November 28, 2012 at 6:43 pm #156026
I am just starting to study for the LARE in New York State and am wondering what people recommend to use as resources for studying.November 29, 2012 at 3:37 am #156043
I’m hoping someone else answers this, since I’m wondering the same thing. Let’s keep the discussion at the top of the list by commenting.
CLARB seems to have a lot of free stuff and even a few practice tests. I’ve seen study guides on Amazon, but they’re kind of expensive. Maybe the best thing to do is find other people in your town to start a study group with. Then you can share the cost of a study guide and just make copies for everyone.November 29, 2012 at 9:24 pm #156042
For A and B, I read: Construction Contracts by Hinze, Project Management by Ramroth, Ready, Set, Practice by Sharky, and Site Analysis by LaGro. If these books are not at your local library, see if they participate in book loan program with cities/universities. For just a few $, I got these four titles. IMO, none of the books need to be collected.
For construction D, I had the good fortune of operating a shovel in the field for many years. I helped another coworker by putting together a mockup of each potential fastener (wood, sheet metal & lag screws, carriage & hex bolts, lead & plastic anchors, redheads, etc) used in landscrape construction, so she could see the difference between all at once. I even used a piece of broken concrete so she could see why lead anchors would suck over time where vibration/movement might occur.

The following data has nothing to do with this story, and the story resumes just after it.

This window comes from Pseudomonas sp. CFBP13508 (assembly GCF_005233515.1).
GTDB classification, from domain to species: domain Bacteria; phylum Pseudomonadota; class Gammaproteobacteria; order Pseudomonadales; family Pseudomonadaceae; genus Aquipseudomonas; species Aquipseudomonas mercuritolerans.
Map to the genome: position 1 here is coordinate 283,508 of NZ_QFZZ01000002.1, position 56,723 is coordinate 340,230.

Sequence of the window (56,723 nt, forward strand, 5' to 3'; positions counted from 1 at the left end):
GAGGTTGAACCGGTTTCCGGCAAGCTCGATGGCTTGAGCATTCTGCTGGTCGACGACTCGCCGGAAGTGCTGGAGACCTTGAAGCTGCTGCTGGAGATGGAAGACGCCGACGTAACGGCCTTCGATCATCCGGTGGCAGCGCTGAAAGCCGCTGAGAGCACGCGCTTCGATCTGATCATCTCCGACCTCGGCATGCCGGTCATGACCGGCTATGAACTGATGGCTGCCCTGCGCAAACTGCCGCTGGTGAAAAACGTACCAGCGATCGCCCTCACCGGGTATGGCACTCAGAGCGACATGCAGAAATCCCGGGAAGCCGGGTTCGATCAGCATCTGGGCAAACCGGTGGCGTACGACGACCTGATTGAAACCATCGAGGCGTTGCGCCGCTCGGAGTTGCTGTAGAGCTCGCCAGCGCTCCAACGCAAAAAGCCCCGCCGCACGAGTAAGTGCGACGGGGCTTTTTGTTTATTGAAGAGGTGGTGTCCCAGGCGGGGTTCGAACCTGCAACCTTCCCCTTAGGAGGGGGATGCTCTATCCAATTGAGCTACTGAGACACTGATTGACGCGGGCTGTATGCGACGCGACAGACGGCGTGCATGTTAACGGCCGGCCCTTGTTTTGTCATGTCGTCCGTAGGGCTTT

For C and E (as well as the other three tests) I went to the UCLA Extension prep courses on the recommendation of a coworker, and then studied my arse off for at least 3 hours every night for 7 weeks prior to taking those two tests on consecutive days. I even put in 5 hours (the length of each test) to do 4 or more problems, one day each weekend. The CLARB/LARE free stuff was paltry compared to what both classes provided.
I passed each test the first time I sat for it, and completed all 5 tests in less than a year.
I know the tests have been changed and consolidated, but it still requires you to know grading & drainage, design, and construction detailing/methods. But understand this: in my opinion, what is in the CLARB/LARE tests (especially design) is not related to the real world or anything that you think you know ! It is a different logic that the tests require – one that is often in conflict with the real world.
Those tests are not cheap, and neither were the classes. But in the end, I can say that it was well worth the money so that I never had to take any of those tests ever again.November 29, 2012 at 11:30 pm #156041
Here are the cleaned up notes for Site Analysis. I might have other stuff on the comp at work.
I absolutely refuse to look at the LARE youtube vid, only because of the horrible, horrible memories of studying. Horrible, I tells ya ! Seriously, I took C and E consecutively only so I didn’t have to get back into ‘study mode’ six months after the first test.November 30, 2012 at 2:55 pm #156040
Thanks for the insight and the site analysis notes, Toby. I’m sure there are plenty of people here that would be interested in any other tips or notes you might be willing to share; I certainly would be!November 30, 2012 at 5:56 pm #156039
Wyatt Thompson, PLAParticipant